Developers propose themed districts in Indonesia’s new capital


In this photo released by Indonesian Presidential Palace, Indonesian President Joko Widodo, center, inspects the presidential palace construction site at the new capital city Nusantara in Penajam Paser Utara, East Kalimantan, Indonesia, Wednesday, June 5, 2024.(Vico/Indonesian President Palace via AP)

JAKARTA: Local developers are advocating to build themed districts as part of the Nusantara Capital City (IKN) with potential concepts including a Koreatown and Middle East town, in a bid to attract investment for the future capital city.

Real Estate Indonesia (REI), which houses property firms in the country, said these districts could allow the IKN project to replicate the success of Jakarta’s metropolitan expansion through township development surrounding its periphery.

These themed townships would require large-scale land development in Nusantara’s second ring. The first ring is pegged for the Nusantara Central Government District (KIPP) that includes a state palace, the ministries and the House of Representatives.

Rusmin Lawin, REI deputy chair for foreign relations, highlighted the appeal of these themed districts. “The idea is to let people experience the ambiance of their favourite countries without having to go abroad,” Rusmin told The Jakarta Post last Friday.

While the group suggested a township layout for the development plan, the government has only provided some investors with land.

Real estate giants registered with REI like the Intiland Group and Ciputra Group had shown interest in the township project, said Rusmin, who is also the IKN Authority special staffer for regional economic area development and peer regions.

Ciputra Group plans to build a resort within its own plot, Rusmin detailed, while Emirati multinational real estate company Emaar Properties wants to build a business district through collaboration with other property developers.

Emaar Properties, renowned for developing the world’s tallest building, the Burj Khalifa, plans to construct a 778m-tall tower for state-owned enterprise (SOEs) within the area, he added.

Emaar chairman Mohamed Alabbar visited Nusantara in May with SOEs Minister Erick Thohir and the IKN Authority’s former head Bambang Susantono to explore investment opportunities.

After the visit, President Joko Widodo previously claimed Emaar would invest a “substantial amount” in Nusantara and would sign a memorandum of understanding in Abu Dhabi in July.

In mid-June, Investment Minister Bahlil Lahadalia told lawmakers that the IKN project has yet to see foreign investment despite claims that the planned new capital city has attracted lots of interest, citing unfinished core infrastructure as a reason behind this.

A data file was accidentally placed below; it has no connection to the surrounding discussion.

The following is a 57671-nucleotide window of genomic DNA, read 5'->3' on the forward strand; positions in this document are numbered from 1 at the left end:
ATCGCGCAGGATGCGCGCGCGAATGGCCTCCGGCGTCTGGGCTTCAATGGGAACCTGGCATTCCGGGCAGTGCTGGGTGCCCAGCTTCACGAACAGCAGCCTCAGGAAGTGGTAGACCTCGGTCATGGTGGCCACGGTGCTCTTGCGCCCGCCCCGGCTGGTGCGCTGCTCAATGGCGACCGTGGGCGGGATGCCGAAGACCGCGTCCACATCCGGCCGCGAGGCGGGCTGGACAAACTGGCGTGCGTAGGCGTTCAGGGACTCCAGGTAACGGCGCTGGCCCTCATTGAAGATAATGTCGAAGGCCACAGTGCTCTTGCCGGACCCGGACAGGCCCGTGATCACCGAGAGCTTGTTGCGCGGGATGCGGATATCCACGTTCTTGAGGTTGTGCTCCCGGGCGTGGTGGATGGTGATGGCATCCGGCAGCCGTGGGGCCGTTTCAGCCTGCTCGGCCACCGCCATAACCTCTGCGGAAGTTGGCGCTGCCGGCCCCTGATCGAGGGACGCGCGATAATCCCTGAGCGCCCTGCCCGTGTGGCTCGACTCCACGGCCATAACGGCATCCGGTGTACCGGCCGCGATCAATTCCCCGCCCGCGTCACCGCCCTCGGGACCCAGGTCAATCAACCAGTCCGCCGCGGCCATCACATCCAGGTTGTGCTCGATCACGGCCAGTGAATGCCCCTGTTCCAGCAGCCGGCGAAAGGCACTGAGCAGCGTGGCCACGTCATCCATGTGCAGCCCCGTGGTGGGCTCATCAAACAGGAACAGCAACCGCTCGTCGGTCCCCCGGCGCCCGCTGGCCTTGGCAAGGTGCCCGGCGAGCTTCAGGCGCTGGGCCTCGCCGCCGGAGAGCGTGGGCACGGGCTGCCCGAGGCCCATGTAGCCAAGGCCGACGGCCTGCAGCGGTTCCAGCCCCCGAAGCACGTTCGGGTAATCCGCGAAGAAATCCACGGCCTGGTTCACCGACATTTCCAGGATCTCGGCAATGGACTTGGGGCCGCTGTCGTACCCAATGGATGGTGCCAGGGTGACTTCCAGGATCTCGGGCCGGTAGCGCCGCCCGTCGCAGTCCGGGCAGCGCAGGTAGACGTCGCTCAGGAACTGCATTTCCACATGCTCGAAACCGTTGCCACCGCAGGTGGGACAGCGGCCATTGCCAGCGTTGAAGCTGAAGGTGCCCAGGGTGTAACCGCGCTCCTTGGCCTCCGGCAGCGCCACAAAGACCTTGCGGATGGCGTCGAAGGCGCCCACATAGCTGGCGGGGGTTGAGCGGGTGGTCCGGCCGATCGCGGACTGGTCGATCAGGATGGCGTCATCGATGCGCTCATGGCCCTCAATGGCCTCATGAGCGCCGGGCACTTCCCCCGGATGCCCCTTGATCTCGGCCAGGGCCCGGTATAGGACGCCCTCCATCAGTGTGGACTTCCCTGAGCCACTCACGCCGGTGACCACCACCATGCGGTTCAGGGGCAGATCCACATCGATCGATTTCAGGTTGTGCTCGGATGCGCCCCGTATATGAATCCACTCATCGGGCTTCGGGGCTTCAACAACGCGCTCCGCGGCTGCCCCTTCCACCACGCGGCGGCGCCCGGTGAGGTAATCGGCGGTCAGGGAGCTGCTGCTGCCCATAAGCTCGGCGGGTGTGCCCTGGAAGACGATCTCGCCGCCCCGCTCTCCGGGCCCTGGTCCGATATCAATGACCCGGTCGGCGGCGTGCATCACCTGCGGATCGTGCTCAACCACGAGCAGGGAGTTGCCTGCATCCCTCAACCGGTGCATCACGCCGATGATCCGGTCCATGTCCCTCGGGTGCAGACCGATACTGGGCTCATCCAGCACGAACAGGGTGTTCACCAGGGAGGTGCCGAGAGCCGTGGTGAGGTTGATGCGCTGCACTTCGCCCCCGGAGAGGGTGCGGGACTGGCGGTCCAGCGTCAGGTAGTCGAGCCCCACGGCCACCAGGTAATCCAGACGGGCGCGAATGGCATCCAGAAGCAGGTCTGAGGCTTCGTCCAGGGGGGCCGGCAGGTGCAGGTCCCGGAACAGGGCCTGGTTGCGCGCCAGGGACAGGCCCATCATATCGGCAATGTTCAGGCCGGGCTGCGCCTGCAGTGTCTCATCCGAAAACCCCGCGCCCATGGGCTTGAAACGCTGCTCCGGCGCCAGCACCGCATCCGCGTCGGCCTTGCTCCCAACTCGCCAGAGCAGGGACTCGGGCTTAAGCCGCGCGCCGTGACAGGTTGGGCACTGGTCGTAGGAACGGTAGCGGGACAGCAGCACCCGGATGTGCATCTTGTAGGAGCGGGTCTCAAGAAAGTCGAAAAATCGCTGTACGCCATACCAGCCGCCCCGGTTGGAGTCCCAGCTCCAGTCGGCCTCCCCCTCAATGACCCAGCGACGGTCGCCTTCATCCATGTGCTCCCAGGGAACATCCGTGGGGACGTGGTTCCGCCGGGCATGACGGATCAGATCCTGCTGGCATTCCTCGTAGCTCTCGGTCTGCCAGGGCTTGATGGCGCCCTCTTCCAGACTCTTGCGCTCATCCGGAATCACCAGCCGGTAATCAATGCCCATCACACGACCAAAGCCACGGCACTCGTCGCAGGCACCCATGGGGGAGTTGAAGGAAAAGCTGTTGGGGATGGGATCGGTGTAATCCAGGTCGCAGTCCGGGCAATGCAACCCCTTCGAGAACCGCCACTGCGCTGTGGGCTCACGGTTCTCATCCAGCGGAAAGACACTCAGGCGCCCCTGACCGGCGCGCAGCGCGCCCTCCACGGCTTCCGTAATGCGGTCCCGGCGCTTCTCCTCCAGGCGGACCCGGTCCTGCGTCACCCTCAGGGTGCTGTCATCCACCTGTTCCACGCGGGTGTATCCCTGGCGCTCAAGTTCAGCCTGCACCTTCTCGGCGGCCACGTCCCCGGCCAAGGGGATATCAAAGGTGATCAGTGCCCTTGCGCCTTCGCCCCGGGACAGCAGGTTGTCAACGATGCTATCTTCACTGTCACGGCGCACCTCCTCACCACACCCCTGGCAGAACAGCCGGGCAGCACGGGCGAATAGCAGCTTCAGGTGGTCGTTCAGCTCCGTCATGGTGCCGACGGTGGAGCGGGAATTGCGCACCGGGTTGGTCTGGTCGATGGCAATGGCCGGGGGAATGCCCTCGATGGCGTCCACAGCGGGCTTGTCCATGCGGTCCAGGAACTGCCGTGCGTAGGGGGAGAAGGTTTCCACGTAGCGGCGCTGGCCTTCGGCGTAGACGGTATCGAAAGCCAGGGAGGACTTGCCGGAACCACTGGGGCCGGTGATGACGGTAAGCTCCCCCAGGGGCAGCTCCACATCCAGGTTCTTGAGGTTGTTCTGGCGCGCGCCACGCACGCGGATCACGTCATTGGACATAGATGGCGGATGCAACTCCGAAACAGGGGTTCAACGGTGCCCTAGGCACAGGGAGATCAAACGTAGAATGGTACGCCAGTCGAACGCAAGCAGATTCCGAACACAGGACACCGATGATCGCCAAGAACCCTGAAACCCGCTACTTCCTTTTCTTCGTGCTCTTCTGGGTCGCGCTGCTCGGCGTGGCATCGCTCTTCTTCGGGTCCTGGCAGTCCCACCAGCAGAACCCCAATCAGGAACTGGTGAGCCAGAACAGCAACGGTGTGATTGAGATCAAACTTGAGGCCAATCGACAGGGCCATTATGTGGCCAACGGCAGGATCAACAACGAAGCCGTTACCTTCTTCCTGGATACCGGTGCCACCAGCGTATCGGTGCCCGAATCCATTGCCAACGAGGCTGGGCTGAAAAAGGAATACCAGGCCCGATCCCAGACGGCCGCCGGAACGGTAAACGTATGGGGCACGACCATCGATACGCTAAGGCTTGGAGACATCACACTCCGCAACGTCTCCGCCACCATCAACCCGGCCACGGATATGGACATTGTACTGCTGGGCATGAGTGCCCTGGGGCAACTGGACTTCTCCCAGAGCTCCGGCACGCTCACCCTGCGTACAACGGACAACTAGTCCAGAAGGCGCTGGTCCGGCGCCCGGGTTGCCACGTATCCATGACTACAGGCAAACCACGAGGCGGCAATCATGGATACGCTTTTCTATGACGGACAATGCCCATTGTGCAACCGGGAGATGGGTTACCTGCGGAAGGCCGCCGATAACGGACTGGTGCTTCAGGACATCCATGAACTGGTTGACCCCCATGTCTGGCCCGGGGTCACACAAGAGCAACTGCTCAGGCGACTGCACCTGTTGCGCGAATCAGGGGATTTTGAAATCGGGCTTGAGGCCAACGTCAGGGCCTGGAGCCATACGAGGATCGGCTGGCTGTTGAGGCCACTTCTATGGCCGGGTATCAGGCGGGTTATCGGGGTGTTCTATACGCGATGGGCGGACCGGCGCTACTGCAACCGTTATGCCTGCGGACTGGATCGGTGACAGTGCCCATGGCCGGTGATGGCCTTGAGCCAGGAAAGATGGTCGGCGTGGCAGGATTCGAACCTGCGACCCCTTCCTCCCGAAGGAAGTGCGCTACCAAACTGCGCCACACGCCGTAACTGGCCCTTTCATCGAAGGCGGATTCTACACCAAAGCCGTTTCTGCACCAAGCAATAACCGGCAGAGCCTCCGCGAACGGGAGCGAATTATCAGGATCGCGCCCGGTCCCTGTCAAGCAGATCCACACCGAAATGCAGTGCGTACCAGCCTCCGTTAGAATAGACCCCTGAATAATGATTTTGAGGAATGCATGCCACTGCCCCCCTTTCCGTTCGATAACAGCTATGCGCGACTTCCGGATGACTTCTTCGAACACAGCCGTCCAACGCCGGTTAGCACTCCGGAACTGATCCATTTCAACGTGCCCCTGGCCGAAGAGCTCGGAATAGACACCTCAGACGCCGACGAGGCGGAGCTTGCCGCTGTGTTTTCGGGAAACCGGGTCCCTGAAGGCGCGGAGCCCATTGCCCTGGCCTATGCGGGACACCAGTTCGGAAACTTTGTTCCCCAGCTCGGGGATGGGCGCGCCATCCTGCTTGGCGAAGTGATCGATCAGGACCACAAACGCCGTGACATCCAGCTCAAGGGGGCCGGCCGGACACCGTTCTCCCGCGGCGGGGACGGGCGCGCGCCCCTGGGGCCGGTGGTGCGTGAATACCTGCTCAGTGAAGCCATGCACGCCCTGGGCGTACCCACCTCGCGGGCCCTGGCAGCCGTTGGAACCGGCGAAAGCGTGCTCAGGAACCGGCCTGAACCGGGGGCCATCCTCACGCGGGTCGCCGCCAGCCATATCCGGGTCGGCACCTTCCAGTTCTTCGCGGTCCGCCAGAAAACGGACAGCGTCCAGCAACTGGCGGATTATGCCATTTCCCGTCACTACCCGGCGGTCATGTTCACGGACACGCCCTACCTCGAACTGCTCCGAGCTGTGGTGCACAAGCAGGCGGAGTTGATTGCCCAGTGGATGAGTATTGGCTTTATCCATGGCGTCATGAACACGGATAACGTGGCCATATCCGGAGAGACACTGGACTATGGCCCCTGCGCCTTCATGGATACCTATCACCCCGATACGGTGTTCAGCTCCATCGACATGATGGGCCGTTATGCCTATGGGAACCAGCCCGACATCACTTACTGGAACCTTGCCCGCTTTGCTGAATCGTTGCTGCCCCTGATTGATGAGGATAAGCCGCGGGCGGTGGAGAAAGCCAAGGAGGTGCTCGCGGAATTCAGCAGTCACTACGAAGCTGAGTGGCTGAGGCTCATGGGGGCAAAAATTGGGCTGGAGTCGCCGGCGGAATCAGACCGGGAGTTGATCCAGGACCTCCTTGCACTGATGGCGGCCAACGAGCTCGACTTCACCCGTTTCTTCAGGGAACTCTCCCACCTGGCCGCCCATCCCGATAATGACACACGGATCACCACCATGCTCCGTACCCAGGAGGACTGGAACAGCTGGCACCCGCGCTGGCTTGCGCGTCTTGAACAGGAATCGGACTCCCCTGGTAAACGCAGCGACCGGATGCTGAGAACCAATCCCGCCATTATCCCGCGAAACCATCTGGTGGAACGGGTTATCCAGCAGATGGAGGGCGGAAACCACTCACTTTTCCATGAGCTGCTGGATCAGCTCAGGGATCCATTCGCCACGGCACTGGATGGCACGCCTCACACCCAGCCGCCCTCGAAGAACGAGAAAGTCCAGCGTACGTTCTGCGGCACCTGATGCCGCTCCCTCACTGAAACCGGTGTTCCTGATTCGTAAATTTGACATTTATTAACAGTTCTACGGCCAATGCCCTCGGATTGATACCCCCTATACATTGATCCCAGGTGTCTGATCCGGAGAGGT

Hendricus Andy Simarmata, chairman of the Indonesian Association of Urban and Regional Planners, cast doubt on the proposed themed districts in Nusantara, arguing that such a concept may cater to middle-class citizens but misses the mark for high-earning expatriates.

While acknowledging the “global city for all” vision, Andy told the Post last Thursday that “themed districts blur the lines of Indonesia’s true identity”.

“Is the IKN heading in that direction? Its path is still unclear,” he said.

The characteristics of a global city should include a large expatriate population, numerous multinational companies, a high foreign-trade balance and the presence of international banks.

He warned the government against accepting the proposal for districts with foreign themes, stressing the importance of considering the long-term impacts on Nusantara’s identity.

Jokowi chose in January 2022 to name the planned new capital city “Nusantara”, which refers to the entire Indonesian archipelago.

“Pursuing competitiveness like Jakarta is very challenging, but the essence of the IKN must be rooted in Indonesian culture,” he said. If not, “What’s the difference between visiting Dubai and the IKN if we lose our cultural essence?”

Rather than a township concept with areas designed to look like foreign countries and regions, Andy proposed a zoning scheme that would embody the actual spirit of Indonesia, reflecting the unique identities of its provinces or ethnicities through local architectural styles and cultural elements.

Building codes and regulations should be anchored in the capital’s philosophy and values, he added, while still being able to incorporate buildings for multinational entities.

“A global city doesn’t mean we should abandon our identity,” he argued.

“Look at Kyoto. Traditional architecture doesn’t deter expats from wanting to live there.

“The same goes for Bali. Indonesia should be confident in the global appeal of our local culture. We must challenge the government to embrace this.”

The IKN Authority did not immediately respond to a request for comment.

Melinda Martinus, lead researcher in sociocultural affairs at the Singapore-based think tank ISEAS-Yusof Ishak Institute’s Asean Studies Centre said last Thursday that developers in the Greater Jakarta area had attempted to imitate transnational or ethnic-enclave strategies to market their housing projects.

This includes Little Tokyo and Chinatown, but most of these ventures failed because they did not attract enough buyers or visitors to sustain the facilities provided.

“Planners must consider the long-term viability,” she cautioned. “If they fail to attract enough visitors, they may eventually decline and disappear.” — The Jakarta Post/ANN

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